Over the course of his career, Rediker has been involved in movements against the Vietnam War, the U.S. support of military-controlled governments in Central America in the 1980s, and South African apartheid. He has also worked to put an end to capital punishment, specifically on the case of death-row prisoner Mumia Abu-Jamal. On his home page, Rediker explains the link between his research and his endeavors as an activist: "The kind of history I study and write, which is variously called peoples' history, social history, or ‘history from below,’ shows that working people and their movements have, over time, been active, creative forces in the making of history. I believe that we can learn from this kind of history, that we can find inspiration in it, that we can use it as we work toward a more just and humane future." In such a way, his work as a historian and an activist has melded "the study of movements from below with the making of movements from below."
BIOGRAPHICAL AND CRITICAL SOURCES:
Directory of American Scholars, 10th edition, Gale (Detroit, MI), 2001.
Albion, spring, 2002, Richard Connors, review of The Many-headed Hydra: Sailors, Slaves, Commoners, and the Hidden History of the Revolutionary Atlantic, p. 98.
Australian Journal of Politics and History, September, 2002, Nicholas Rogers, review of The Many-headed Hydra, p. 412.
Booklist, June 1, 2004, Jay Freeman, review of Villains of All Nations: Atlantic Pirates in the Golden Age, 1716-1726, p. 1689.
Boston Globe, June 13, 2004, Joshua Glenn, "Swashbuckle While You Work," p. H2; June 27, 2004, Caroline Leavitt, "The Refuge of Radicalism," p. D9.
Business History Review, summer, 1988, Valerie Burton, review of Between the Devil and the Deep Blue Sea: Merchant Seamen, Pirates, and the Anglo-American Maritime World, 1700-1750, pp. 320-321.
Canadian Journal of History, December, 2001, James Seay Dean, review of The Many-headed Hydra, p. 513.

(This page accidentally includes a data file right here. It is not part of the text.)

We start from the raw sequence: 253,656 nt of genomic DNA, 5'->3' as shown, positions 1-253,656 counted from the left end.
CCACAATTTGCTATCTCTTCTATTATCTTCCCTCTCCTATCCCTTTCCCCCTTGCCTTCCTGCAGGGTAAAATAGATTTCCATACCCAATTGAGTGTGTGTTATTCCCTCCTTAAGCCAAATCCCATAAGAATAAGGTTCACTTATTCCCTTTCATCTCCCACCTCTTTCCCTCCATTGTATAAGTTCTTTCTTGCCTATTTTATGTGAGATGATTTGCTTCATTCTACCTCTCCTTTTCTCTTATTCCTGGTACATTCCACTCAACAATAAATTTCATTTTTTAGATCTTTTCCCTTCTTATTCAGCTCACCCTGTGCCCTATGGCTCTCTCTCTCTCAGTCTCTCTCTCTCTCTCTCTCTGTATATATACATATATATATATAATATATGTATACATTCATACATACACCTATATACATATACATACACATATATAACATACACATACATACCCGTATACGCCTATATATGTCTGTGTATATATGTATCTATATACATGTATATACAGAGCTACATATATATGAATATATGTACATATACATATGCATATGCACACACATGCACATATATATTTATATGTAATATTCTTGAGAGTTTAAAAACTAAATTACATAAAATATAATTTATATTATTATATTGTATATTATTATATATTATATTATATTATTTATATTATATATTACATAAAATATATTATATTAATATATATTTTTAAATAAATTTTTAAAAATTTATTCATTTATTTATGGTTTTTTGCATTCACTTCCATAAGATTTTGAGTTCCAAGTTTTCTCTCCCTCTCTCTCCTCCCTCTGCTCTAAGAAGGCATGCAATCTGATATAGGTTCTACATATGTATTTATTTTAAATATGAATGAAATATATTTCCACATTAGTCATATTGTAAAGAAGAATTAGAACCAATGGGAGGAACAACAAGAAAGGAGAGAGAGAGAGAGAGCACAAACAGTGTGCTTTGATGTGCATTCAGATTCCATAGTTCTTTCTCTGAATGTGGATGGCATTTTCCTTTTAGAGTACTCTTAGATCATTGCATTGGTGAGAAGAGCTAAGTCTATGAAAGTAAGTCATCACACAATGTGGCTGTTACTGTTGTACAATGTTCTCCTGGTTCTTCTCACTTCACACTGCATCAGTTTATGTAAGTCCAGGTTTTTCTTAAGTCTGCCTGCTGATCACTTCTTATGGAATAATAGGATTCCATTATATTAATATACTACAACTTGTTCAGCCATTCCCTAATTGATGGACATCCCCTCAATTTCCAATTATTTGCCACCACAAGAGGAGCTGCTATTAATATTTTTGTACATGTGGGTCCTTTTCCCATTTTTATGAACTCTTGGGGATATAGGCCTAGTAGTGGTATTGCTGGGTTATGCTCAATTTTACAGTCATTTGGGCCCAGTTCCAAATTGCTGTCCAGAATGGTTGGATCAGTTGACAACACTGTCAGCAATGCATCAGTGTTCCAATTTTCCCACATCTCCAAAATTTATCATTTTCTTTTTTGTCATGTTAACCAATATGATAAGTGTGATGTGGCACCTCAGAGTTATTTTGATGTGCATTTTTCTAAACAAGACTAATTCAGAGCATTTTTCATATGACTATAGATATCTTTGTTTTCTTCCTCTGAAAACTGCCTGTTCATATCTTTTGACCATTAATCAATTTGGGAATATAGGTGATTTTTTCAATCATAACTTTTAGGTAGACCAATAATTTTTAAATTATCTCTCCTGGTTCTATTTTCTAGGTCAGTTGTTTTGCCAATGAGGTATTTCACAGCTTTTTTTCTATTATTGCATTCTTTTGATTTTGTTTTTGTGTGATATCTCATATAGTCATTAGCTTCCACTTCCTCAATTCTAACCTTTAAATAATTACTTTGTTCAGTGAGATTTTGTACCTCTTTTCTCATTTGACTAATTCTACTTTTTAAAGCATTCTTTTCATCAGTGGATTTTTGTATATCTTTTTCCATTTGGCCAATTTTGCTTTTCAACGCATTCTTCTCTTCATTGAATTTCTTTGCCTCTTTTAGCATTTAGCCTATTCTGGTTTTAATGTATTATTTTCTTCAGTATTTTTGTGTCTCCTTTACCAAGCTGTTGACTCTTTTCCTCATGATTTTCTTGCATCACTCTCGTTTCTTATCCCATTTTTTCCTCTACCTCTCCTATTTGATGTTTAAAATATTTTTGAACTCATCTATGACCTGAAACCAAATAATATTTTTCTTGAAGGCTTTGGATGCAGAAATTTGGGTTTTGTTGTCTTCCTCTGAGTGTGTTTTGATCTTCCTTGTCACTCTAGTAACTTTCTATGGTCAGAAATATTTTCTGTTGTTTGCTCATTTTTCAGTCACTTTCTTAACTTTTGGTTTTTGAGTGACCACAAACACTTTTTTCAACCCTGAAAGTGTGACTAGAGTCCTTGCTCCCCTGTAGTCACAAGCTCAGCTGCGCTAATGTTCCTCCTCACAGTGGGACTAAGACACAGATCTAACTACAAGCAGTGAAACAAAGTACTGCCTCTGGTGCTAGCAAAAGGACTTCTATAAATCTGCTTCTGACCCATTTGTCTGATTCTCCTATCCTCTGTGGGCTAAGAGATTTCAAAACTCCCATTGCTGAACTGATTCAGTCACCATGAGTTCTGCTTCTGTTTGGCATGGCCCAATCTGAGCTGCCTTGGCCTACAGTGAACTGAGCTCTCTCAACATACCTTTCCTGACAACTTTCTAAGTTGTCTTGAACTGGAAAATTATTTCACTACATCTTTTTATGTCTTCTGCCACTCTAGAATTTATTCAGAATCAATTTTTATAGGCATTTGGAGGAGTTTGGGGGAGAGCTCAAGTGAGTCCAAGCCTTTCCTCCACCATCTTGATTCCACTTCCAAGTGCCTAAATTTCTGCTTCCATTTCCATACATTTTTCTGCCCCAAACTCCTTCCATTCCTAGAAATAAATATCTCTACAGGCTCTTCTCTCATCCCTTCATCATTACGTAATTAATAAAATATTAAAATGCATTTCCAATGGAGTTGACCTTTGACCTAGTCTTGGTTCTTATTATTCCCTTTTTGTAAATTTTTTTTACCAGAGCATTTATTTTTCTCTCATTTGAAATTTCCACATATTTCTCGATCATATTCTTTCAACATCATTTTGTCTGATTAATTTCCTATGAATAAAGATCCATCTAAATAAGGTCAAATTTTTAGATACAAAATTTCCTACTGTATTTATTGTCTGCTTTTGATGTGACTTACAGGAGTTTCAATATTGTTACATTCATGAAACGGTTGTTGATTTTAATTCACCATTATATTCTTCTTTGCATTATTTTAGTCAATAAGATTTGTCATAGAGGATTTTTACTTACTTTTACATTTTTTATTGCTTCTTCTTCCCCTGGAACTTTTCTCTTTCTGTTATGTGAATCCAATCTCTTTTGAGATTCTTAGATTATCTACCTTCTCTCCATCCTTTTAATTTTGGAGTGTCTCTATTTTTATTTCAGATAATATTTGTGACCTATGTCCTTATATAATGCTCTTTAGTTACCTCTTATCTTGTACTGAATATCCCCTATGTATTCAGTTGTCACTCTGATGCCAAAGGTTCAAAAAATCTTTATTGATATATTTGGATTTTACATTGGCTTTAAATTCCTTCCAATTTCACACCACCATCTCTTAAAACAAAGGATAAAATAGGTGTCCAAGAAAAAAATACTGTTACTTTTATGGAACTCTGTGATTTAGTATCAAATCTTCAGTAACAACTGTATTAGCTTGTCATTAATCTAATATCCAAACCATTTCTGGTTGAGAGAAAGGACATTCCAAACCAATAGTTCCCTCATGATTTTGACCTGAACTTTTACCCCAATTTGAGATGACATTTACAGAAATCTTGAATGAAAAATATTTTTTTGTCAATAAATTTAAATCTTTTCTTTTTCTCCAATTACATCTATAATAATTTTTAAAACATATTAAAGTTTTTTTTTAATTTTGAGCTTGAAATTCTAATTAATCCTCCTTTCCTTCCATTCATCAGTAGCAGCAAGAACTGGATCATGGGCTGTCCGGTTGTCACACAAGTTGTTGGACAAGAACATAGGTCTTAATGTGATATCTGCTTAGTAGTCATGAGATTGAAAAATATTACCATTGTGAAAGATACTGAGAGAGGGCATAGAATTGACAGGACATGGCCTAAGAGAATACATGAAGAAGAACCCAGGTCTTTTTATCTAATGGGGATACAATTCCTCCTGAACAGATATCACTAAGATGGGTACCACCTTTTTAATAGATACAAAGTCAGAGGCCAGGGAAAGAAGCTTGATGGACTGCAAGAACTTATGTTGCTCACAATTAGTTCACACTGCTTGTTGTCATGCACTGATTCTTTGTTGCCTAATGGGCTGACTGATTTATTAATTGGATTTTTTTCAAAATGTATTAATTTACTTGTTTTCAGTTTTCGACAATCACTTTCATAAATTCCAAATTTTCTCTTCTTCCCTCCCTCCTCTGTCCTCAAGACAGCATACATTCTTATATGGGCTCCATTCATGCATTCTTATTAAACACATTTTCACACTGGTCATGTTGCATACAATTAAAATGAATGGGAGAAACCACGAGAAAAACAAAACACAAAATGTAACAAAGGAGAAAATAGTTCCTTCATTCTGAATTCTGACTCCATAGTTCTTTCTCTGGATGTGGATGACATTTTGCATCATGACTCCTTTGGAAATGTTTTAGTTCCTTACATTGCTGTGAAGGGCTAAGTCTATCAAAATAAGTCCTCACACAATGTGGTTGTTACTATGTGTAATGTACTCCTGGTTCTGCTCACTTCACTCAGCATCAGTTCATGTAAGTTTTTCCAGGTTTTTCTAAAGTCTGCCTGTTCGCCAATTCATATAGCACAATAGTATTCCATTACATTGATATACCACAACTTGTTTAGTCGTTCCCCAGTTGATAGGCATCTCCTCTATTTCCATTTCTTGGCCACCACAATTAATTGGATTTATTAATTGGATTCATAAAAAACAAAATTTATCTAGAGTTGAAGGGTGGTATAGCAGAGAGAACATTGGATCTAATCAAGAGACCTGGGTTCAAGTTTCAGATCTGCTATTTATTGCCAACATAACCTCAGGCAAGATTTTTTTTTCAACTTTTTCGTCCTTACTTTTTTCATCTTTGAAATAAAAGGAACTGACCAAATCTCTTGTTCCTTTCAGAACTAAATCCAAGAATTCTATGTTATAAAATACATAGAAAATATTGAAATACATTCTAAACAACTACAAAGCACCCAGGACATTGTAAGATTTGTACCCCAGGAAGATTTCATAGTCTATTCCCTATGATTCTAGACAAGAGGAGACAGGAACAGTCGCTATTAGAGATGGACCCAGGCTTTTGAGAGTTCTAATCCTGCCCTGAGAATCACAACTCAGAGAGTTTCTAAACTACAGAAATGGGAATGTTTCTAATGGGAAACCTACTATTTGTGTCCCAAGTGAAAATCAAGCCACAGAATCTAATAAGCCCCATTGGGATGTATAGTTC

Capital & Class, spring, 2003, John Michael Roberts, review of The Many-headed Hydra, pp. 177-179.
Christian Science Monitor, October 9, 2007, "The Horrors of ‘The Slave Ship’," p. 16.
Economist, July 31, 2004, review of Villains of All Nations, p. 73.
English Historical Review, April, 2002, Peter Thompson, review of The Many-headed Hydra, p. 396.
History: Review of New Books, winter, 2001, Michal McHamon, review of The Many-headed Hydra, p. 90.
Journal of American and Comparative Cultures, fall-winter, 2002, Colin Kidd, review of The Many-headed Hydra, p. 412.
Journal of Southern History, February, 2003, Peter H. Wood, review of The Many-headed Hydra, p. 148.
Journal of World History, fall, 2002, Colin Kidd, review of The Many-headed Hydra, pp. 512.
Labour/Le Travail, fall, 2003, Marcel van der Linden, review of The Many-headed Hydra, p. 235.
Library Journal, September 15, 2007, Thomas J. Davis, review of The Slave Ship: A Human History, p. 72.
Nation, July 2, 1990, Alex Keyssar, review of Who Built America? Working People and the Nation's Economy, Politics, Culture, and Society, pp. 24-27.
New Statesman, September 3, 2001, Stephen Howe, "A Ship of Fools," p. 40; September 13, 2004, Frank McLynn, "The Democrats of the High Seas," p. 53.
Publishers Weekly, September 4, 2000, review of The Many-headed Hydra, p. 92; April 19, 2004, review of Villains of All Nations, p. 51; July 30, 2007, review of The Slave Ship, p. 67.
Nation Online,http://www.thenation.com (January 17, 2008), Christopher Leslie Brown, "Little Ship of Horrors."
Ready Steady Book Web site,http://www.readysteadybook.com/ (November 12, 2004), Mark Thwaite, interview with Marcus Rediker.